A New Way to Recycle Anaerobic Adhesives Packaging
When it comes to recycling, we generally don’t think twice about tossing grocery items like cans, bottles, boxes, and even newspapers into the proper bin so they stay out of landfills. Americans recycled 34 percent of household waste in 2013, a huge increase over the less than than 10 percent of waste that was being recycled in 1980.
Why are we recycling more? Municipal recycling programs certainly play a role. Our communities are making it easier for their citizens to recycle by providing receptacles, adopting single-stream systems and educating on the many benefits that recycling offers.
But in other facets of our lives, we completely ignore recycling because there are no systems in place. Take our well-known red Loctite® bottles, for example. They’re most often used while we’re working in facilities that likely don’t have a formalized recycling program. When they’re empty, most of them get tossed in the trash and end up in landfills – until now.
We’ve partnered with the recycling experts at TerraCycle to crack the code of recycling Loctite anaerobic bottles. It wasn’t easy, but here’s how we did it.
The New TerraCycle Adhesives Packaging Recycling Program
TerraCycle specializes in figuring out what to do with hard-to-recycle waste like potato chip bags, coffee capsules, and even laboratory waste. This was the first time, however, that they had worked on recycling adhesives packaging, so it took a bit of experimenting to find the right solution.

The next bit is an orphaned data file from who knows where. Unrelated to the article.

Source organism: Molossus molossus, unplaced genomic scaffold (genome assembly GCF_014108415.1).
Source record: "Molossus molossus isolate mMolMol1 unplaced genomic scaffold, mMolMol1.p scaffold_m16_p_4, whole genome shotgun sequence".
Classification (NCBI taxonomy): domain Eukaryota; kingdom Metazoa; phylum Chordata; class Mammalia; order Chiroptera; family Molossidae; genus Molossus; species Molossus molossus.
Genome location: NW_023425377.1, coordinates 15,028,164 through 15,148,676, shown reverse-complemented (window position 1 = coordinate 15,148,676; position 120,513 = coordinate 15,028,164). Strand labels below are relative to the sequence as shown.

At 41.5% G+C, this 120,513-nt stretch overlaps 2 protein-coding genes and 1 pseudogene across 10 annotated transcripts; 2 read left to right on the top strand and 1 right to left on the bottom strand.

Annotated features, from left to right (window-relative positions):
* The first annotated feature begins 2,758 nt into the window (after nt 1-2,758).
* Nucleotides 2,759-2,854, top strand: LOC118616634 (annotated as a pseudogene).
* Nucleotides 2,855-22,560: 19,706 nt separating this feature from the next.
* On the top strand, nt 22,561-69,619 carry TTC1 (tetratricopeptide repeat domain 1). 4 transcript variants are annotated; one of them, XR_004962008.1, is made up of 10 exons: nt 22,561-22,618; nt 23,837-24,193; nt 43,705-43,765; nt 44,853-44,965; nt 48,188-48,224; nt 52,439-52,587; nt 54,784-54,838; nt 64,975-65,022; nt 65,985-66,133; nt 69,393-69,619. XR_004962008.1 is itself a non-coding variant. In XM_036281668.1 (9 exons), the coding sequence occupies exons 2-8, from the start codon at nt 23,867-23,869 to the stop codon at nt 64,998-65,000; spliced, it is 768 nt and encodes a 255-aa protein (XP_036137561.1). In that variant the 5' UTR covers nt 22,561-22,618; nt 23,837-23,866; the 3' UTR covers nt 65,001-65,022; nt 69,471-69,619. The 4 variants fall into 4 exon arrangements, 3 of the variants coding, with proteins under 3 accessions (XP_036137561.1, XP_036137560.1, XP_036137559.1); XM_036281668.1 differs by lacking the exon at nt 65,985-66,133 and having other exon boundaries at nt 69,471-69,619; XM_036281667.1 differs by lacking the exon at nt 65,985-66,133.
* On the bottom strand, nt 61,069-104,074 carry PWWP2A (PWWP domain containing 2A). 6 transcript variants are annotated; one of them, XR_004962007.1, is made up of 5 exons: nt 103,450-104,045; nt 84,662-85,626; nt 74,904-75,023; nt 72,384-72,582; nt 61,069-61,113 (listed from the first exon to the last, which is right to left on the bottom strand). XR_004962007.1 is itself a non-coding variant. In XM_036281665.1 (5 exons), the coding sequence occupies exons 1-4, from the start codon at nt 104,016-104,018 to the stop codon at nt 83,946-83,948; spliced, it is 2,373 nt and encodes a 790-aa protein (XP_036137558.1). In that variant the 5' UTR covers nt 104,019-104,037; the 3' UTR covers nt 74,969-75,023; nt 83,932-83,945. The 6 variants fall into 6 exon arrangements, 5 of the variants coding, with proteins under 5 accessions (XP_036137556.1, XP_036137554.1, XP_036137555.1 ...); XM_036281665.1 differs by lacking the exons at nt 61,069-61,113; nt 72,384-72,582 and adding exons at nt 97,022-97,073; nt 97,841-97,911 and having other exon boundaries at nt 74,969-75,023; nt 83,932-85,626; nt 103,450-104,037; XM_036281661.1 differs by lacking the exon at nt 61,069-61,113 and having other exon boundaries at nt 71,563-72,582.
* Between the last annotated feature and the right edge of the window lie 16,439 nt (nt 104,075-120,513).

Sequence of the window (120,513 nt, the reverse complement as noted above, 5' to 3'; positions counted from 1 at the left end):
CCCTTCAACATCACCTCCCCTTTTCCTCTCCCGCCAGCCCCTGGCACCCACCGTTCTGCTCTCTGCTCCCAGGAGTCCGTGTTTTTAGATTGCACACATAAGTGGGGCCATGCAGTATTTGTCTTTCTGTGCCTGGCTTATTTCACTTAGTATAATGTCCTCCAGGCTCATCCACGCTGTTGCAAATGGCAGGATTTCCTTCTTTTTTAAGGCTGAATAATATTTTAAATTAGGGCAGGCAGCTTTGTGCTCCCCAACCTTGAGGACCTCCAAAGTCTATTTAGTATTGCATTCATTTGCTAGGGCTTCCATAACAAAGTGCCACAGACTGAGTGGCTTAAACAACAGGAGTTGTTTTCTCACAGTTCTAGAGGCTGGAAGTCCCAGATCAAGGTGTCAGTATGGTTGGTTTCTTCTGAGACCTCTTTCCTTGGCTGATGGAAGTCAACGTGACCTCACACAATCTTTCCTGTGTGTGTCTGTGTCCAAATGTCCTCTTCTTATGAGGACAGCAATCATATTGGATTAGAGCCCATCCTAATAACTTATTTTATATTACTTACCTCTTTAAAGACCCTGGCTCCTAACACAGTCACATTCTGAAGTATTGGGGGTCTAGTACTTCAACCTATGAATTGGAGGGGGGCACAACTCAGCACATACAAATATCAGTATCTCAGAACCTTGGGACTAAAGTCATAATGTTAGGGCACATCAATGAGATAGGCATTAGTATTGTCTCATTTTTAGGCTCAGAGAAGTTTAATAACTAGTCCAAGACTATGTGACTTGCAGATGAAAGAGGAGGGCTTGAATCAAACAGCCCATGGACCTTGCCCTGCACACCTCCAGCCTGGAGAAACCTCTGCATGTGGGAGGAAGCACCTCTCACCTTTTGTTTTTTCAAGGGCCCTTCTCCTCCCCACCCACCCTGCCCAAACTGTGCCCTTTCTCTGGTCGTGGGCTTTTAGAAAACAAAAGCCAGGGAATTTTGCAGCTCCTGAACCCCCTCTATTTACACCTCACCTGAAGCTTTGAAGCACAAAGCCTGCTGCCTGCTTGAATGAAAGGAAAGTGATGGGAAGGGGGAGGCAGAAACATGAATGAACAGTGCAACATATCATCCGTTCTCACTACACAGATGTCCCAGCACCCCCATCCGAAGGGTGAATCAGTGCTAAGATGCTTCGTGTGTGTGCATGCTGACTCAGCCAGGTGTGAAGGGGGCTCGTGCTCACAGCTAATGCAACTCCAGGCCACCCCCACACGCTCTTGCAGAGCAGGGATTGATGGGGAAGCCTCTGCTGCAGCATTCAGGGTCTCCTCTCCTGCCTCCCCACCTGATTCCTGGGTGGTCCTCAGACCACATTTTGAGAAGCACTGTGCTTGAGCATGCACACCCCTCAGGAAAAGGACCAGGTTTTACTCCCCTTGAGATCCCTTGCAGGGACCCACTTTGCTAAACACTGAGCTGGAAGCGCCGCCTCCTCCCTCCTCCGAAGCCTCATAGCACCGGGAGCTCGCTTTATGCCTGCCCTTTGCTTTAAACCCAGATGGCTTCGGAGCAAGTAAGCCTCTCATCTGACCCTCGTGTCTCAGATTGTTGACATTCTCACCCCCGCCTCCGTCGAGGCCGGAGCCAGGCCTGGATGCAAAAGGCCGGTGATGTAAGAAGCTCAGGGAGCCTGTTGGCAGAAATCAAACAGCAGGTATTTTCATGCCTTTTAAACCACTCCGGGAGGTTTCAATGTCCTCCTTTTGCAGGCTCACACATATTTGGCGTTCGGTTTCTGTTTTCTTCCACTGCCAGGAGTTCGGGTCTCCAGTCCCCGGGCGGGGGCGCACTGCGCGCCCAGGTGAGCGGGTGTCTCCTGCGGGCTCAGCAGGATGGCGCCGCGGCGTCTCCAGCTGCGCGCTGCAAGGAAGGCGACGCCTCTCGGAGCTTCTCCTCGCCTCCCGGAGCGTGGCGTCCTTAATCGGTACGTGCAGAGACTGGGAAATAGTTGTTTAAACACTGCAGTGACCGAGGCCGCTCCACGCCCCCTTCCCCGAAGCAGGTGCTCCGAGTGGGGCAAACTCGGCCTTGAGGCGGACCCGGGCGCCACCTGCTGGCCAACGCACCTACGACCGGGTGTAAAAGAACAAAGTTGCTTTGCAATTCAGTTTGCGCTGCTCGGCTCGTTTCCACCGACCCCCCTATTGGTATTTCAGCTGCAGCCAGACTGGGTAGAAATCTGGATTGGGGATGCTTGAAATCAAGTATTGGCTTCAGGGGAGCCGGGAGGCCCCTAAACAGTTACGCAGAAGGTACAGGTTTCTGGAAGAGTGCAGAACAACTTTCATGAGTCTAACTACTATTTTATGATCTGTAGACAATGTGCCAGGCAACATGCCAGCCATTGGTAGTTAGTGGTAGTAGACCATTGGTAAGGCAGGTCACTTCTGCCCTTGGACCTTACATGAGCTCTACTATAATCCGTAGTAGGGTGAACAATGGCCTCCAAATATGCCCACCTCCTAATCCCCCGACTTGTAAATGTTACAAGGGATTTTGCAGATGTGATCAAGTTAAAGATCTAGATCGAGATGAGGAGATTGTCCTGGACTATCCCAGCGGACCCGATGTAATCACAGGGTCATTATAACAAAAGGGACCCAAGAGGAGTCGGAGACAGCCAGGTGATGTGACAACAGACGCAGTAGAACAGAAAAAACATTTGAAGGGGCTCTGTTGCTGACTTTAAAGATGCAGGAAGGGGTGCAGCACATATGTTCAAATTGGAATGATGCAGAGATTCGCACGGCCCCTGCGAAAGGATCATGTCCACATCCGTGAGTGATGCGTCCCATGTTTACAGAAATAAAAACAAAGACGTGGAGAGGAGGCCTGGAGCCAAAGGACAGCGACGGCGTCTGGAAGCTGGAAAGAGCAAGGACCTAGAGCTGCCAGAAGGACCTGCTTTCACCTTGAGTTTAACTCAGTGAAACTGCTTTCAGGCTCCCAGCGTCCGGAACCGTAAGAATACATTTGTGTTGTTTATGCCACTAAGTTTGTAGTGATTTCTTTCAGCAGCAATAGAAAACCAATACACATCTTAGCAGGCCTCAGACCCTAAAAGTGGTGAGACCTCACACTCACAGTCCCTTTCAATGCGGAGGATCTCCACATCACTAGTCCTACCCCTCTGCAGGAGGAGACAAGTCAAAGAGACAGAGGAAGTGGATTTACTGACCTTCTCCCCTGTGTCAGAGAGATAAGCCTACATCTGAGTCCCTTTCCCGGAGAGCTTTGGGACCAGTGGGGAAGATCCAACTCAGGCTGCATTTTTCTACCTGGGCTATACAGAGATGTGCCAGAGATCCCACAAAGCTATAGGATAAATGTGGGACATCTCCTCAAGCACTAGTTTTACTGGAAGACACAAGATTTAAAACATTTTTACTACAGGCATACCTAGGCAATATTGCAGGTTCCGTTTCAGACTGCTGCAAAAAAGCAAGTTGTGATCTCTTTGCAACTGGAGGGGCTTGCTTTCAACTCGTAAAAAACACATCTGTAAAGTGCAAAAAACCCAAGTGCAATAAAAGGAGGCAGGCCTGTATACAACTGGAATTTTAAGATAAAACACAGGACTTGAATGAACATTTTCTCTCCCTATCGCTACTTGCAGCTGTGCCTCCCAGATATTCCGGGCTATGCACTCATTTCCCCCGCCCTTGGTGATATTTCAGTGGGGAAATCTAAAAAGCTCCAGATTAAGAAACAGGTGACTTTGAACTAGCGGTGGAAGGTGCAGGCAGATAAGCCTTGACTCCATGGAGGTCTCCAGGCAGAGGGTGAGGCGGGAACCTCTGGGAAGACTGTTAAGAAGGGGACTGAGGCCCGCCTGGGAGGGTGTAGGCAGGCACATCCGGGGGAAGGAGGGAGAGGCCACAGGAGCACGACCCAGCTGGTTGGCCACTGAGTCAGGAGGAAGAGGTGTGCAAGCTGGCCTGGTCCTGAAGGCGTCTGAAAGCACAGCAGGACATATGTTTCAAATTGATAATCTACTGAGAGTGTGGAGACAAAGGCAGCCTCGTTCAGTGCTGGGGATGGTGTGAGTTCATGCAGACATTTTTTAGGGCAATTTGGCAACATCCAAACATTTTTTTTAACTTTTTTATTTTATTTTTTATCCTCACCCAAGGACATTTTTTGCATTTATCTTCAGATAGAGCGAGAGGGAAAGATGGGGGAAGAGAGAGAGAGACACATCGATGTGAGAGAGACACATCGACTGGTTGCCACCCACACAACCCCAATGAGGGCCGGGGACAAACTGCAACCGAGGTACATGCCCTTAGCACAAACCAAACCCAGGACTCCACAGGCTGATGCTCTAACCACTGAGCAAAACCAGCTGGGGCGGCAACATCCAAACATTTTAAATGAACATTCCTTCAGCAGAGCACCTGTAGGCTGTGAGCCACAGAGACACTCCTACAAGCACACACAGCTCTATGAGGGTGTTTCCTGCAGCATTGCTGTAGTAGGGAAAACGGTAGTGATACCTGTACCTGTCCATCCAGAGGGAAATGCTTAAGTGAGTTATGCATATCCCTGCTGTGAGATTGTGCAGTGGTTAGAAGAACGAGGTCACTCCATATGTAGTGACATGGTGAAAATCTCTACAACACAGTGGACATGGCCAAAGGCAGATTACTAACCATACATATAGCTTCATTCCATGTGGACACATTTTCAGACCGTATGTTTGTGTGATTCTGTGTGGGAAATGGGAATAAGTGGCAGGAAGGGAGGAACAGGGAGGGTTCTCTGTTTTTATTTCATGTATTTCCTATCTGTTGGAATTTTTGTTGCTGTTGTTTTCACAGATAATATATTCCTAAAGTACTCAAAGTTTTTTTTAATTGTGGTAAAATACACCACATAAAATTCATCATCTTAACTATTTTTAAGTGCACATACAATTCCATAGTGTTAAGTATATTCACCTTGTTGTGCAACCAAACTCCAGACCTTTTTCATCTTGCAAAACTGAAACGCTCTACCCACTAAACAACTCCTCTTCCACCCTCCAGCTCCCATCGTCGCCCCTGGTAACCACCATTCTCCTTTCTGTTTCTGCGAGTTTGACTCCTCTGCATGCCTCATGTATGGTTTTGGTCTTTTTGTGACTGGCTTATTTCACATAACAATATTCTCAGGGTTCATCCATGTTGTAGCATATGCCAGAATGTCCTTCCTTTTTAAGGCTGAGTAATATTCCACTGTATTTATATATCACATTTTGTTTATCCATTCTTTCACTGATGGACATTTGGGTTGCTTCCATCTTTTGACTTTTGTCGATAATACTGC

Loctite bottles are made from a common type of plastic that can be easily recycled by running it through a shredder. The adhesive residue inside the bottles presented a challenge, however. Anaerobic adhesives remain liquid as long as they’re exposed to oxygen, so shredding the bottles would cause the adhesive to leak out and stick to the shredder.
The TerraCycle team discovered that the best way to recycle our anaerobic bottles was to cure the adhesive residue first.
Once cured, anaerobics become a hard plastic, so the adhesives and the bottles can be recycled together into a blend of plastics.
This blend is shredded and pelletized, and then sold to plastic manufacturers to be made into new plastic products like garbage cans, paving stones, park benches, and outdoor furniture.
The team tried many methods to cure the adhesive including freezing and UV light, but found that the best way was heating the bottles in a convection oven.Loctite anaerobic adhesive bottles are now recyclable! Check it out: Click To Tweet
The good news? All you have to do is drop the bottles into a collection box and send them back to TerraCycle for processing. Here’s how it works:
Want to get started? All you need to do is order a box! Get all the details here.
What Should We Turn the Bottles Into?
We want to hear your ideas! What should we turn our recycled Loctite bottles into? Let us know in the comments.
Millions of Loctite anaerobic bottles are used every year in the U.S. and Canada. What if they didn’t end up in landfills and instead were turned into something that could be used again? What if that something could be enjoyed for years to come? What if it was something functional? What if it was something artistic?
Some of the companies TerraCycle works with have recycled or “upcycled” waste into new items.
They have done things like sewing juice pouches into lunch bags:
And turning plastic bottles into park benches:
Click here to see more creative items made from recycled materials.